On May 12th, Guy Kawasaki presented an amazing discussion via WebEx about social media. What follows is the first in a series of blogs featuring an edited transcript of his presentation. This presentation was offered in conjunction with our new free beta, WebEx Meet - which is our first step into turning online meetings into social media (you can get it here). We hope you enjoy both the WebEx Meet beta and the blog posts!
Guy: I'm going to focus primarily on Twitter as a marketing weapon. I want to show people how you can use Twitter to go far beyond just using it as a social platform. I think it's vastly underused as a marketing platform, so I want to show how I use it, what people can do to use it, and how to really kick butt with Twitter.
Viewing his desktop via WebEx: Let me share my desktop here. I am sitting in my home office in Atherton, California. And the first thing I have to say is just love [WebEx] technology. I give about 50 to 75 keynotes a year and most involve flying someplace. I go to sleep, I wake up, I speak and I leave – sort of takes two days out of my life. I love this technology; I wish I could give every presentation this way. So thank you WebEx – I love this.
[Script site provide by Guy; you might want to open it alongside this blog to see the links he uses. I will drop in links in the copy where his example matches his commentary.]
Guy: The scenario is that you are an entrepreneur, a small-business person, a marketing person, product management person and you want to use Twitter as a marketing weapon – social media as a marketing weapon. I fully realize there's this other thing called Facebook, I happen to focus most of my efforts on Twitter.
I think that Facebook is very good if you have such compelling content that you can pull people to your Facebook page. But I think Twitter is more useful as a push mechanism, where you want to push things to them, rather than trying to compel them to come to you. And so I focus most of my efforts on Twitter.
I'm going to walk you through what I do with Twitter as an example.
I have to admit that I started on Twitter in September 2007, at the request – actually the sort of pounding on me by Dave Winer and Laura Fitton. And if it were not for them I would not be on Twitter, and I think like many people, when I first saw Twitter I went to the Twitter.com home page and my first reaction is, "What kind of crap is this?" like, "Why do I care if Lonelyboy15's cat rolled over?" and "Why do I care if Amanda21 is a long line of Starbucks?" This is the worst thing in the world.
I think of it as an IQ test: if your first reaction to Twitter is that it's the dumbest thing you ever saw, you pass the IQ test. And it took me a good three or four weeks to sort of "Come to Jesus" with Twitter. Let me step you through my process.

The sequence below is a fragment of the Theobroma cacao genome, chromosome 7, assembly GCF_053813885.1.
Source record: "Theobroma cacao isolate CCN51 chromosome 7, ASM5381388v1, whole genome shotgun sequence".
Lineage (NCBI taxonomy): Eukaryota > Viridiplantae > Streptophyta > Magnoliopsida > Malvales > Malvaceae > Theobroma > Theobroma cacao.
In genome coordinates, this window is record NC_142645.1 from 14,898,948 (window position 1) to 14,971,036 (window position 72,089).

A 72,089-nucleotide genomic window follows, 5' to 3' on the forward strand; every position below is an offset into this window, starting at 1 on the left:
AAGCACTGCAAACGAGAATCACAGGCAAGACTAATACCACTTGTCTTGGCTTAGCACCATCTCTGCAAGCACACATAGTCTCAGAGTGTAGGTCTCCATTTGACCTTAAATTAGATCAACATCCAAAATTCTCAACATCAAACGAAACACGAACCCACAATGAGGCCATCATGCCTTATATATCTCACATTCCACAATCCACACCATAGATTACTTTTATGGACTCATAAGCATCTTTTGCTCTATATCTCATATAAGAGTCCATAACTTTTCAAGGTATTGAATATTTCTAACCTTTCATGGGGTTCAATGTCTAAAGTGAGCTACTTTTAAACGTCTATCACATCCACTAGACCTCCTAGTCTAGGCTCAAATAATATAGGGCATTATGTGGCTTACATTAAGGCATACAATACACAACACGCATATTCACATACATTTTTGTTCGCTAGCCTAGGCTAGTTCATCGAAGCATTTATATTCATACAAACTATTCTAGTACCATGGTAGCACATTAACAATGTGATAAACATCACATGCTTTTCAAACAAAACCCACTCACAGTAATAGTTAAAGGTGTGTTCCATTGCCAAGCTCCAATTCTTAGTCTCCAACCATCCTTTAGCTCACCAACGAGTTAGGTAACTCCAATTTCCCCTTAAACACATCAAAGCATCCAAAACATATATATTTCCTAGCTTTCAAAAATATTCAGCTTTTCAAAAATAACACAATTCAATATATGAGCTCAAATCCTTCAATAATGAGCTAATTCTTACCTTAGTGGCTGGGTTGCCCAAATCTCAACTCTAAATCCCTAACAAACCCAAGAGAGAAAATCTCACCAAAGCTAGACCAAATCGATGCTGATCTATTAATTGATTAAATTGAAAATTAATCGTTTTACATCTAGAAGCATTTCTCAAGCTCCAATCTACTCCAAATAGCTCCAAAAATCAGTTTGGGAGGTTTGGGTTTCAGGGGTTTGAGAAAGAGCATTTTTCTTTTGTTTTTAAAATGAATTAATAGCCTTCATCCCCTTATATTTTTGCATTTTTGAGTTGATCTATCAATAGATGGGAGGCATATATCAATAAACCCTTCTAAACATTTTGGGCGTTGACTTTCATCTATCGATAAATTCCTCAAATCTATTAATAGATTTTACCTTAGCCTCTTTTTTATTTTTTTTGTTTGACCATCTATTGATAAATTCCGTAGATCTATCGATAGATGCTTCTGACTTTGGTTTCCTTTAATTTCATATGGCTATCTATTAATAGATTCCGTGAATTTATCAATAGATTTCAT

The first reaction is to that public timeline, where you see a bunch of crap – from people you don't care about. So my initial reaction was Twitter is for people with nothing to say, tweeting to people with nothing to do.
But then I figured out search. Let's use this example of you are working for Nikon or Canon. You're in the camera business and you want to use social media as a marketing weapon. The first thing you do is probably monitor your own brand. If you're Nikon you look at everything that people are saying about Nikon in real time.
This is when the light went on for me because of course the first thing I did was typed in my name. I wanted to see what people were saying about me. Now this is always a dangerous thing for me to do this real time search [he puts in his name for fun, then switches to Nikon. Here's the link.] You can see what everybody's saying about your brand and then you quickly think, "Well, I need to figure out what people are saying about my brand as well as my competitor's brand, Canon."
Do a search that's Nikon or Canon and the key mechanism here is this word, "OR." And this "OR" has to be in caps [example link]. So you could also do, if you think you compete with Kodak you would do Nikon OR Canon OR Kodak. And now you're searching all three.
This is where the power of Twitter starts kicking in because essentially you are searching the world of sentiment in real time for free whenever you want to. It's kind of like being George W. Bush or Dick Cheney, except you're doing it legally. You can see what everybody's talking about. So "Nikon OR Canon OR Kodak" is a very powerful kind of search.
To go beyond monitoring, let's say that you're Canon. And you want to see what people are saying to your competition Nikon. You want to see what your competition is saying back to them. So there's a way of doing a search that is all the messages that are from NikonUSA and to NikonUSA.
This is a very powerful way to monitor what's being said to your competition and what your competition is saying back. [Example here] that's how you would do this search.
Those are three powerful methods of monitoring. Look at your own brand, look at your brand and your competition, or look at what's being said to your competition and what your competition is saying back.
That covers monitoring.
Okay gang, this concludes part one! Come back on Wednesday to get the
next section of his talk on "engagement"! And don't forget to try the
new WebEx Meet beta - grab it